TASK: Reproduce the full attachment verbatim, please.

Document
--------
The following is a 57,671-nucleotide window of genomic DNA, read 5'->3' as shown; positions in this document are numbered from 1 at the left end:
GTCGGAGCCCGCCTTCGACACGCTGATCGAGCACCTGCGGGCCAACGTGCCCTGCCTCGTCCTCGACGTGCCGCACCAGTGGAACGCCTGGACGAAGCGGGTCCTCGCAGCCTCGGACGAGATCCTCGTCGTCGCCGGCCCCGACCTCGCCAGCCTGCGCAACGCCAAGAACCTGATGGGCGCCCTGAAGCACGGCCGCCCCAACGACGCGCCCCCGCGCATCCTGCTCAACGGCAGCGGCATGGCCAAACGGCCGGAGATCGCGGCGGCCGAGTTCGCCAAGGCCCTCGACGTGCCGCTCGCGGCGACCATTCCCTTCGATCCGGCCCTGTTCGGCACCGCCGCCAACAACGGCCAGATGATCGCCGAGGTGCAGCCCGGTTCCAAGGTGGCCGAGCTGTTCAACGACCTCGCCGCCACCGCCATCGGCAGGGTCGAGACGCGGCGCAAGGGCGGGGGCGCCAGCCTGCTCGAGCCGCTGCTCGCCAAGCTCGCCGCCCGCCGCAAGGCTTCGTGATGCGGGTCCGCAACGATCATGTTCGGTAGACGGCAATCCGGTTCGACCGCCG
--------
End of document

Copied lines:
The following is a 57,671-nucleotide window of genomic DNA, read 5'->3' as shown; positions in this document are numbered from 1 at the left end:
GTCGGAGCCCGCCTTCGACACGCTGATCGAGCACCTGCGGGCCAACGTGCCCTGCCTCGTCCTCGACGTGCCGCACCAGTGGAACGCCTGGACGAAGCGGGTCCTCGCAGCCTCGGACGAGATCCTCGTCGTCGCCGGCCCCGACCTCGCCAGCCTGCGCAACGCCAAGAACCTGATGGGCGCCCTGAAGCACGGCCGCCCCAACGACGCGCCCCCGCGCATCCTGCTCAACGGCAGCGGCATGGCCAAACGGCCGGAGATCGCGGCGGCCGAGTTCGCCAAGGCCCTCGACGTGCCGCTCGCGGCGACCATTCCCTTCGATCCGGCCCTGTTCGGCACCGCCGCCAACAACGGCCAGATGATCGCCGAGGTGCAGCCCGGTTCCAAGGTGGCCGAGCTGTTCAACGACCTCGCCGCCACCGCCATCGGCAGGGTCGAGACGCGGCGCAAGGGCGGGGGCGCCAGCCTGCTCGAGCCGCTGCTCGCCAAGCTCGCCGCCCGCCGCAAGGCTTCGTGATGCGGGTCCGCAACGATCATGTTCGGTAGACGGCAATCCGGTTCGACCGCCG